Japanese Territory

 

July 30, 2015

Takeshima

Treatment of Takeshima in the San Francisco Peace Treaty

1.

The San Francisco Peace Treaty, signed in September 1951, stipulated that Japan should recognize the independence of Korea, and that Japan should renounce all rights, titles and claims to “Korea, including the islands of Quelpart, Port Hamilton and Dagelet.”

2.

Upon learning of this section drafted by the United States and the United Kingdom, in July 1951 the ROK submitted a letter to Dean G. Acheson, the Secretary of State of the United States, from Yang Yu Chan, ROK Ambassador to the United States. This letter contained the following statement: “My Government requests that the word ‘renounces' in Paragraph A, Article Number 2, should be replaced by ‘confirms that it renounced on August 9, 1945, all rights, titles and claims to Korea and the islands which were part of Korea prior to its annexation by Japan, including the islands [of] Quelpart, Port Hamilton, Dagelet, Dokdo and Parangdo'.”

3.

In response to this request from the ROK, in August of the same year the United States submitted a letter (an excerpt of which is shown below) from Dean Rusk, United States Assistant Secretary of State for Far Eastern Affairs, to Ambassador Yang, and in it clearly denied the claims of the ROK.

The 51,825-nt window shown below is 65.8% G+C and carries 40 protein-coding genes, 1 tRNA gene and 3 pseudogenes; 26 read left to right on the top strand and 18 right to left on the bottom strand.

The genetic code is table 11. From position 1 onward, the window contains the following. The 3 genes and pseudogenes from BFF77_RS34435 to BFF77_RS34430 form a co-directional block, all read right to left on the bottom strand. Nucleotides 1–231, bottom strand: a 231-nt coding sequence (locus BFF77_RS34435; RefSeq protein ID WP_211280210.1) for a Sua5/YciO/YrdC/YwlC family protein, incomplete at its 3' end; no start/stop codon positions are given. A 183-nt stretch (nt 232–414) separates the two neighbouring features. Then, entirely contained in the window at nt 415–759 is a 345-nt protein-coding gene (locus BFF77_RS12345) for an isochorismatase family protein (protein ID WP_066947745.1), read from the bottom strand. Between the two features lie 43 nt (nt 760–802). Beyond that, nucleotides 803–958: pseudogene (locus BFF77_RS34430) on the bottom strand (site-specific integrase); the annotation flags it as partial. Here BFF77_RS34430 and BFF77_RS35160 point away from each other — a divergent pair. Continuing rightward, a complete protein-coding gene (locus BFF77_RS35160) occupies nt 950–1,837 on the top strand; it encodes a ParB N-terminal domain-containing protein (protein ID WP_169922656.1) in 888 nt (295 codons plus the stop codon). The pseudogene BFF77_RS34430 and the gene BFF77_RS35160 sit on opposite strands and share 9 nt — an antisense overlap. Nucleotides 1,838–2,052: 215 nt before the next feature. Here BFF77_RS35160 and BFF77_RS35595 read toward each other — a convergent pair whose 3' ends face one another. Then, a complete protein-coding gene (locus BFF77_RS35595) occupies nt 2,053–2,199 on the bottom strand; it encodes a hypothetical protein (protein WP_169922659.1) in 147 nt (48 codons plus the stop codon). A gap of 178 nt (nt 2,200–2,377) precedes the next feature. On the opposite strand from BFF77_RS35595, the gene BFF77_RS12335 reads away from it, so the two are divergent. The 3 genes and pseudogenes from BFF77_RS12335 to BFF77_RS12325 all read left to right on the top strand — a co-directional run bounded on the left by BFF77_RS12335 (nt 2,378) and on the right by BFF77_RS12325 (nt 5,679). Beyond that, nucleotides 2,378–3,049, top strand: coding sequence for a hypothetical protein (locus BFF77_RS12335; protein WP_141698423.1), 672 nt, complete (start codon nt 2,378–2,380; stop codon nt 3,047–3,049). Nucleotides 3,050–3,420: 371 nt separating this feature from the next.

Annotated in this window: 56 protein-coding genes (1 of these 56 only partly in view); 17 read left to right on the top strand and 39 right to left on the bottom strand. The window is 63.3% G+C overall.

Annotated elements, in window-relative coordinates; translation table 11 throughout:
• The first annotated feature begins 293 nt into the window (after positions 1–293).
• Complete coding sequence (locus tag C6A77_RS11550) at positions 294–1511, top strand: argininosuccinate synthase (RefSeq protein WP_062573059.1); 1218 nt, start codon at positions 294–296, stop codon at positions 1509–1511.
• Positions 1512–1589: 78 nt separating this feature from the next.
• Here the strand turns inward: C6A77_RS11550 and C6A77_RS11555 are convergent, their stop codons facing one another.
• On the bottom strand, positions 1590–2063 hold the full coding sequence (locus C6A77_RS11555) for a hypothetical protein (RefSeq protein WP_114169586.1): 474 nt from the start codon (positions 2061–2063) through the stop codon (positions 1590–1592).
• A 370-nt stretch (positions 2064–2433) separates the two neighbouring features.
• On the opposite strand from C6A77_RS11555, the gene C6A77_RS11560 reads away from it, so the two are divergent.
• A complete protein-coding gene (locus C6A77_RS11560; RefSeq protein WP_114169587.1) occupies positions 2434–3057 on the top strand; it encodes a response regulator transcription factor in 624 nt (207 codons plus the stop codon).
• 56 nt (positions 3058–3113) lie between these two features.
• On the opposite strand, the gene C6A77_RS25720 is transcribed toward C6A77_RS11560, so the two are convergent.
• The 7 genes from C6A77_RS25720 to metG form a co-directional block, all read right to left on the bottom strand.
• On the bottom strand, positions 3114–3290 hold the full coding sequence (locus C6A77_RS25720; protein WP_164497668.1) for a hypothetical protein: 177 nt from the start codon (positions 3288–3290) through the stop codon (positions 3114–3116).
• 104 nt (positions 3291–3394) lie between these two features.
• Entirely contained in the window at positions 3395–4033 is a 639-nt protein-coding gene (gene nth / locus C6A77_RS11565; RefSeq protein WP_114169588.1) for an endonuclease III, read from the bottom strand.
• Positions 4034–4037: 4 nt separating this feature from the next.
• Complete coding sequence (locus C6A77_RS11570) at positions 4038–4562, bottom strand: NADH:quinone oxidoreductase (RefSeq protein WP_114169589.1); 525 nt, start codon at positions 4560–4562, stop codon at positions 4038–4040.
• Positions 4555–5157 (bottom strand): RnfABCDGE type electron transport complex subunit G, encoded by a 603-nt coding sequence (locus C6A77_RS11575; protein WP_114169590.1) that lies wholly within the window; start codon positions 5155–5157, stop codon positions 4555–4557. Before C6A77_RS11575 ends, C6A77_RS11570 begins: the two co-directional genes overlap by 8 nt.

“...the United States Government does not feel that the Treaty [the San Francisco Peace Treaty] should adopt the theory that Japan's acceptance of the Potsdam Declaration on August 9, 1945 constituted a formal or final renunciation of sovereignty by Japan over the areas dealt with in the Declaration. As regards to the island of Dokdo, otherwise known as Takeshima or Liancourt Rocks, this normally uninhabited rock formation was according to our information never treated as part of Korea and, since about 1905, has been under the jurisdiction of the Oki Islands Branch Office of Shimane Prefecture of Japan. The island does not appear ever before to have been claimed by Korea.”
Based on this correspondence, in the San Francisco Peace Treaty, it is obvious that Takeshima was affirmed as a territory of Japan.

4.

The report by Ambassador Van Fleet after visiting the ROK in 1954 and returning to the United States also states that the United States concluded that Takeshima was a territory of Japan and the island was not included among the islands that Japan released from its sovereignty under the San Francisco Peace Treaty.

▲Then prime minister Shigeru Yoshida signing the San Francisco Peace Treaty (The Yomiuri Shimbun)

▲Article 2 of the San Francisco Peace Treaty

▲Letter from ROK Ambassador to the United States, Yang You Chan, to the United States Secretary of State, Dean G. Acheson

▲Letter to ROK Ambassador to the United States, Yang Yu Chan, from the United States Assistant Secretary of State for Far Eastern Affairs, Dean Rusk